**This guide was created by ShaunT and can also be viewed in the in-game forums. Please note that this guide applies to the Circuit application system for pre level 75 Mech's.**

**Basics: **
Let’s start from scratch; when you go into the Mech Circuitry page, you will find that there are 2 methods of applying circuits to skills and defense, these are ‘Single application and ‘All’ application. As indicated by their names, the ‘Single’ method will allow you to apply a circuit to one type whereas the ‘All’ method will apply the circuit to all 4 types.

When applying a circuit, the base value is increased by the percentage shown. Eg. A base value of 100.0 is increased by 20% = 120.0. The ‘Single’ method percentage will start from 20% and the ‘All” method will start from 10%.

Each time a circuit is applied the percentage drops by 10%. Eg. Apply circuit at 10% will reduce by 1 = 9%. Apply circuit at 9% will reduce by 0.9% = 8.1%, etc. This percentage can be rebuilt using wires. Each wire will increase the percent by 0.1, however this effect is doubled for the ‘Single’ percentage as shown below: Apply 5 wires to All Percentage at 8.1% = 8.6% Apply 5 wires to Single Percentage at 8.1% = 9.1%

You receive 10 wires and 3 circuit each time your mech increases level, however the amount of wires received starts do diminishes as you get to a higher mech lvl until you reach lvl 50 when you stop receiving wires. This means you have a limit of 400 Wires for each mech. You will continue to receive 3 circuits per level for the entire life of your mech.

In the calculation of using circuits, the percentages are roundup to 1 decimal place which introduces an aspect of the application process that you can make advantageous. For example, applying a circuit at 9.9% will reduce by 0.99 which equals 9.01%, however this will be rounded up to 9.1% saving you an extra wire. For the same reason the percentages will bottom out at 0.9% as ROUNDUP(0.9-10%) = ROUNDUP(0.81) = 0.9%. This truncation is easily predicated by looking at the decimal point. If the percentage has a decimal point of 6, 7, 8 or 9 (eg. 9.7 or 7.9) then you will take advantage of the roundup and save a wire.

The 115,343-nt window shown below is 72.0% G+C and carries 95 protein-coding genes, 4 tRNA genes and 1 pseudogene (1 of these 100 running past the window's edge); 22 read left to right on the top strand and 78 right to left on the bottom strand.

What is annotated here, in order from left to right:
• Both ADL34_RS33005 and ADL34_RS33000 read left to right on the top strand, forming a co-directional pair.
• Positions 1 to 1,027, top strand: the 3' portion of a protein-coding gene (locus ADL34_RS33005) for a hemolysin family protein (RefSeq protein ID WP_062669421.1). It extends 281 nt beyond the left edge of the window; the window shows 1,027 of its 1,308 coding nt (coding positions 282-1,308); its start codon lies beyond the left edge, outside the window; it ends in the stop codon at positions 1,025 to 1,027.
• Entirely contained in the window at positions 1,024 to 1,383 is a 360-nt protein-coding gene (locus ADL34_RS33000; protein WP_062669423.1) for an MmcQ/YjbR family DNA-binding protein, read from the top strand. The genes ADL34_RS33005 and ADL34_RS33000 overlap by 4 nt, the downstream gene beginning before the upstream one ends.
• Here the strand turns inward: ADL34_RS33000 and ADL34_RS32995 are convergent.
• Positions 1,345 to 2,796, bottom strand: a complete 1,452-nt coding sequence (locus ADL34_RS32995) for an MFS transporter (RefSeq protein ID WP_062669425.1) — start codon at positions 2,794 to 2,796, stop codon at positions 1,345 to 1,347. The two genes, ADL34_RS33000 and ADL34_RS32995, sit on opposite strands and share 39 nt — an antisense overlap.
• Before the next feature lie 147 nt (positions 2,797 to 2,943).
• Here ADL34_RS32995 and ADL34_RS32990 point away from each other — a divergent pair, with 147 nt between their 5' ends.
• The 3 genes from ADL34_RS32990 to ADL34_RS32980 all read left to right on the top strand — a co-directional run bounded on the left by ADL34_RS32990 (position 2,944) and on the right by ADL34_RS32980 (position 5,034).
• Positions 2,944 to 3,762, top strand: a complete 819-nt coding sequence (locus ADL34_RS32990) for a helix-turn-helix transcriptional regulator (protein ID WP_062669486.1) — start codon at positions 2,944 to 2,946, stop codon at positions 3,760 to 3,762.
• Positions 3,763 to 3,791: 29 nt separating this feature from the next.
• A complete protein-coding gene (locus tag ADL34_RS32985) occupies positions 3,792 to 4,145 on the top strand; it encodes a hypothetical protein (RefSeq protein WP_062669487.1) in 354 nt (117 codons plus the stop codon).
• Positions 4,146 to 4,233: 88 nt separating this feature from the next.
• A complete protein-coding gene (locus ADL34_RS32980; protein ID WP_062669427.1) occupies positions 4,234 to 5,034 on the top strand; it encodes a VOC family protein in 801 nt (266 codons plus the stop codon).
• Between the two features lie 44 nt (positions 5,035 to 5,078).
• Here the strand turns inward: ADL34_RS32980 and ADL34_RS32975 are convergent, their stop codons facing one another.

For beginners, the take away tip here is to use wires to increase the percentage to a number with a decimal point of 6, 7, 8 or 9.

**Circuitry Percentage Path: **
As explained above the best way to optimize the use of wires is to aim for percentages with a decimal point above 5. By looking at all percentages from 20% to 0.9% you can plan a path from the top to bottom with as many values with this given decimal range using a minimal number of wires. Meaning the path will introduce as many values that will round up.

There are a number of paths to follow to get from 20 to 0.9 for ‘Single’ method or 10 to 0.9 for ‘All’, but below are the best paths I found:

I chose the 2 paths highlighted by comparing the number of truncation's that occurred to the wires and circuits used. I prefer to use more circuits and less wires which is why I selected these 2.

To extend the path to use more wires and circuits to obtain higher values you can enter a rounding loop, for example at an All Defense percentage of 7.9%. Apply a circuit to reduce to 7.2% (which has the roundup affect) then apply 7 wires to increase back to 7.9% and repeat. This allows you to stay on the desired path but extend to increase the values higher.

The value at which you perform the loop does change the outcome and can change the number of wires or circuits needed. See example below: Performing 4 loops at 7.9% will use 28 wires and 4 circuits, whereas Performing 14 loops at 2.7% will also use 28 wires but 14 circuits, however this will produce more truncation's so this will result in a higher end value.

It’s up to you to choose where you perform the loop by considering if you want to use less wires and more circuits or the inverse. Just remember there is a limit of 400 wires, but you will continue to receive 3 circuits each lvl. So use those wires carefully!

**In Depth: **
Now it’s not as easy as following the process above to get that perfect build, as there are a number of variables that you must consider such as;
• The different base values for each individual mech
• The skill value or defense you are aiming for
• How many wires and circuits you have available (Level of Mech)
• Different percentage values to loop at and the number of loops performed
• And also where the path finishes, (whether you take the path all the way down to 0.9 or you stop at 1.9 to save some % for other skills)

To make things more complicated, similar to the circuit percentage truncation process, the same happens to the resultant value eg. 5.2 + 18.0% = 6.136 but rounding up will = 6.2. This process is harder to predict when the roundup occurs, so currently it is a manual analysis of the results from each change in variable.